Ensuring Safety with On-Campus and Stadium AED Compartments

Originally published in the March 2014 issue of Private University Products and News Magazine.

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Sudden cardiac arrest is the leading cause of death in the United States, claiming more than 350,000 lives annually, according to the American Heart Association.

In the past, Automated External Defibrillators (AEDs) and similar devices were largely operated by local EMS personnel, as factors like size, cost and complexity inhibited their use. Thanks to recent advances in technology, though, many of those limitations have been erased.

It has become clear in recent years that cardiac-related ailments are not the exclusive domain of either the out-of-shape or the elderly. The deaths of several young athletes, for example, have been highlighted by the media in the past half-decade, and while these tragic cases may be rare compared to those who suffer from heart attacks, there’s no question that it’s important to have a plan in place for heart-related emergencies.

It’s no surprise then that more and more colleges and universities are making the pragmatic choice to include AEDs in their infrastructure plans. Considering that AEDs have the potential to improve survival rates by as much as 50 to 80 percent, according to the U.S. Department of Health and Human Services, that prevalence will only continue to increase.

As critical as the presence of AEDs can be, there is far more involved than simply hanging one on a wall. It’s important to be aware of all the options and advantages available to be as prepared as possible during an emergency situation that involves sudden cardiac arrest.

That includes the pedestal and call box help points commonly known as blue light phones in campus environments.

Many blue light phones on the market have the option to be equipped with temperature-controlled AED compartments. As important as these pedestals and call boxes are in reporting crimes and suspicious individuals, there are a number of reasons why adding AED housings might be a good choice for college and university locations looking to improve their safety.

Phone connection: The Federal Occupational Health Agency recommends that an emergency communication device be located near an AED that can be used to call security, EMS or 911 personnel. This ensures that not only has additional help been alerted, but first responders also have the opportunity to walk an individual through first aid. Since blue light phones are equipped with hands-free speakerphones, efficient and effective contact can be made with assistance at the touch of a button.

Alert authorities: In addition to notifying first responders during a health emergency, blue light phones continually monitor the AED compartment to see if it has been opened, tampered with or is malfunctioning. If any of these instances occur, personnel are instantly notified to respond to a specific spot, eliminating the need to manually test blue light phones and providing pinpoint location during an incident.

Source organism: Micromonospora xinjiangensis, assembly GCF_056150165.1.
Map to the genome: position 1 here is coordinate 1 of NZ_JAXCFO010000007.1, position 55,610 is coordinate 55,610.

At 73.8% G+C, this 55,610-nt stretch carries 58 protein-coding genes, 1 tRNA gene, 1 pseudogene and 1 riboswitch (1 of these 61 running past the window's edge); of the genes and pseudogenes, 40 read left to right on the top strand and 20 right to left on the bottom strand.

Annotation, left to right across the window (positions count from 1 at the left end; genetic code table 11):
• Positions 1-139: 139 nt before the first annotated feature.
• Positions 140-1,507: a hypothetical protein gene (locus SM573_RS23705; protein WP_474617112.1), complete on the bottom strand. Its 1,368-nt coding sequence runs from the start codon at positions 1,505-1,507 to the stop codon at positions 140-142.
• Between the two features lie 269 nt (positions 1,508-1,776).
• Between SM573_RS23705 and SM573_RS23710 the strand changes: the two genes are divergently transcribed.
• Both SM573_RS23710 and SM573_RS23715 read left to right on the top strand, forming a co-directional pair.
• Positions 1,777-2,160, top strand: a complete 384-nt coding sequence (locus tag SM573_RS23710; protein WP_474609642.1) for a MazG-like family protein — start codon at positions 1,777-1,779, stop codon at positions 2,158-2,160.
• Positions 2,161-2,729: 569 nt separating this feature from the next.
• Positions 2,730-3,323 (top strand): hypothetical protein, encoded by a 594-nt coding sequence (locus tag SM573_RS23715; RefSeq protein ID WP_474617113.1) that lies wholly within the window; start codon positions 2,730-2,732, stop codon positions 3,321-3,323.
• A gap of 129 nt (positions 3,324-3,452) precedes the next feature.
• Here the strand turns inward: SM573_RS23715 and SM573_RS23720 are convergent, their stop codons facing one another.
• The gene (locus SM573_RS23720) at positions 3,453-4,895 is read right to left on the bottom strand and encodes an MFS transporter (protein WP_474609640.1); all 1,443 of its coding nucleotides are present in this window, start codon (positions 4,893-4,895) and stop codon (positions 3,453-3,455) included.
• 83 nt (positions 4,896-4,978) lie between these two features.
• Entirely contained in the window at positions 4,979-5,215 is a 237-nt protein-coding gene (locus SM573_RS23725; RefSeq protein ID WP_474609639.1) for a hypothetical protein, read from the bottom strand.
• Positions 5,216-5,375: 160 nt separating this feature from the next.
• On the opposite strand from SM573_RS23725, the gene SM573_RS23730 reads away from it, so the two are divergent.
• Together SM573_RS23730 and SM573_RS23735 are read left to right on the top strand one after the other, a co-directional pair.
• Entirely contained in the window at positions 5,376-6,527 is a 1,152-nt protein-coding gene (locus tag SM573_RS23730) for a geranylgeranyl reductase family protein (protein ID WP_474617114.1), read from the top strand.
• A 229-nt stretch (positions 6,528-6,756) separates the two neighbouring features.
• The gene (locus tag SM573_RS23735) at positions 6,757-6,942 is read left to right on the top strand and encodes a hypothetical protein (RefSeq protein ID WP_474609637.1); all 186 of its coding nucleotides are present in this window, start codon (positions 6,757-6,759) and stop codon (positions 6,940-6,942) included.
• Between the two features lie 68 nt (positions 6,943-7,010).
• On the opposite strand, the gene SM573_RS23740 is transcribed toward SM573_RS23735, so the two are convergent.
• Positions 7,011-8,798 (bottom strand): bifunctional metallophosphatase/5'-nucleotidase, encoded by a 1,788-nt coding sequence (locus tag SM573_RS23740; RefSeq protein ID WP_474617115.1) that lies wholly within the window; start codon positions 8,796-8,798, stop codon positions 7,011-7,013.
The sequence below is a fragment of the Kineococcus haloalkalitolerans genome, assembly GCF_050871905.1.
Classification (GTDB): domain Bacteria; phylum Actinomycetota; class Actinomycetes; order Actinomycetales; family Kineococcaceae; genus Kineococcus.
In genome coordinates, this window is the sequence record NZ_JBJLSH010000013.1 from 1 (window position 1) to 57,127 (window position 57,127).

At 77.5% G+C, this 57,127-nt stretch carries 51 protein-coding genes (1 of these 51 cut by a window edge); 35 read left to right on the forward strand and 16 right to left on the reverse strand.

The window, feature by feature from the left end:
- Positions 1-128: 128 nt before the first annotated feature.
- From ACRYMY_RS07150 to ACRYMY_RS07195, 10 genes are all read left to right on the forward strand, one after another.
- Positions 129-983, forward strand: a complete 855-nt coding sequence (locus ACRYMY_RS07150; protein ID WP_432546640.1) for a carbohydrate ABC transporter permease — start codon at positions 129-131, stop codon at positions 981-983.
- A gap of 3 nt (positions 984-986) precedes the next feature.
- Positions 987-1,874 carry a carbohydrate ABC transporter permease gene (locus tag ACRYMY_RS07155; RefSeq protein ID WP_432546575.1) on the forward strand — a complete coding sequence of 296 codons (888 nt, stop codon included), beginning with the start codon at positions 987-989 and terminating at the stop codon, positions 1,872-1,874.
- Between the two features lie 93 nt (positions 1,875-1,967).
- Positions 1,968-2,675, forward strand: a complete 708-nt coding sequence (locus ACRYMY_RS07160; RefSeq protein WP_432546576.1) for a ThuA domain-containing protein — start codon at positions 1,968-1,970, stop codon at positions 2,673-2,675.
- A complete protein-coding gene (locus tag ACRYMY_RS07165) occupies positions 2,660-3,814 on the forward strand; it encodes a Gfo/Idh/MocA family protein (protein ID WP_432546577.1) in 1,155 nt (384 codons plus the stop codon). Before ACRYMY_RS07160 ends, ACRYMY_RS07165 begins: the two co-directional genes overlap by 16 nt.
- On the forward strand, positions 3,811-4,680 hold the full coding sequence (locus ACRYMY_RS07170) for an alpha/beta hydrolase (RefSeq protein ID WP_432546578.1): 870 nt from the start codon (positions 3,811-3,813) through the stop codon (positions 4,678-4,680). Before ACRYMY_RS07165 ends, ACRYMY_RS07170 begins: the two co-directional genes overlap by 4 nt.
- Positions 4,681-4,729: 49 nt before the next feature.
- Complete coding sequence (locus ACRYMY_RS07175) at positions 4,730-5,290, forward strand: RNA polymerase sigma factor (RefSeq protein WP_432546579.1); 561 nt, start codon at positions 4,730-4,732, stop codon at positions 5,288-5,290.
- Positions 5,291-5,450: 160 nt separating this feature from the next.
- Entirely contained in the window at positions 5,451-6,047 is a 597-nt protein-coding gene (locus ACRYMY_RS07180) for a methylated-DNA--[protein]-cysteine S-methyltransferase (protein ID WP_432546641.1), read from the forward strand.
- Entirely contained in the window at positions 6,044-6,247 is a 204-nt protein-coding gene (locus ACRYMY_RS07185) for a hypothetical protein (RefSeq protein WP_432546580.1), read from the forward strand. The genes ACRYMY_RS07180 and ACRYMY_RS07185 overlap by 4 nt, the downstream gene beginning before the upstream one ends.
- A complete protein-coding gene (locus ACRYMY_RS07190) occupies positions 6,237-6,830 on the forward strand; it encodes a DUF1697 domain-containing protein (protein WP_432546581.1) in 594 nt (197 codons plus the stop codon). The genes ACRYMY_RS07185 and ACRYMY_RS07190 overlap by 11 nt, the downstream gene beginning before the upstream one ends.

The AED itself, of course, should be inspected regularly to safeguard against damage and malfunctions. Most AEDs are expected to last between five and 10 years and even though they are rarely, if ever, used, they need to operate properly at all times.

Visual beacons: Campuses with large, open areas present a multitude of challenges when it comes to emergencies, whether it’s trying to cover long distances to the layout of buildings and other man-made and natural structures. Blue light phones equipped with conspicuous lighting, graphics and paint serve as a clear symbol of help. The locations of these units typically are publicized as well to provide additional awareness and visibility. They also offer an extra level of protection in outdoor environments.

Easy access: AED compartments that can be opened both on site and remotely provide a swift response time. By taking the appropriate steps to be in compliance with important laws and regulations, like the Americans with Disabilities Act, a section of the population also won’t be inadvertently excluded. It also is a good idea to consult local EMS personnel to establish that all of the right steps are being taken.

Legal obligations: Naturally, colleges and universities will be understandably concerned about their liability in situations involving an AED and sudden cardiac arrest. While it’s always a good idea to consult the proper legal representatives, most Good Samaritan laws now include the use of an AED. While these will vary state to state, AEDs seem to offer more benefits than risks, while also presenting a strong commitment to health and safety to the community.

In fact, a recent study indicates that more than half of all Americans now expect to have AEDs available in public places like schools, stadiums, shopping malls and airports. Even with this level of expanded awareness and availability, there are many locations that remain ill-prepared to provide the type of assistance that could save lives.

According to the Department of Health and Human Services, the chances of survival from an incident of sudden cardiac arrest decrease 7 to 10 percent for every minute that passes by without defibrillation. No one ever expects an emergency situation to occur, but by utilizing the multifaceted advantages that a blue light phone offers, you’ll be ready if one arises.

Michael Zuidema is the Communications Manager for Code Blue. 

Mar, 11, 2014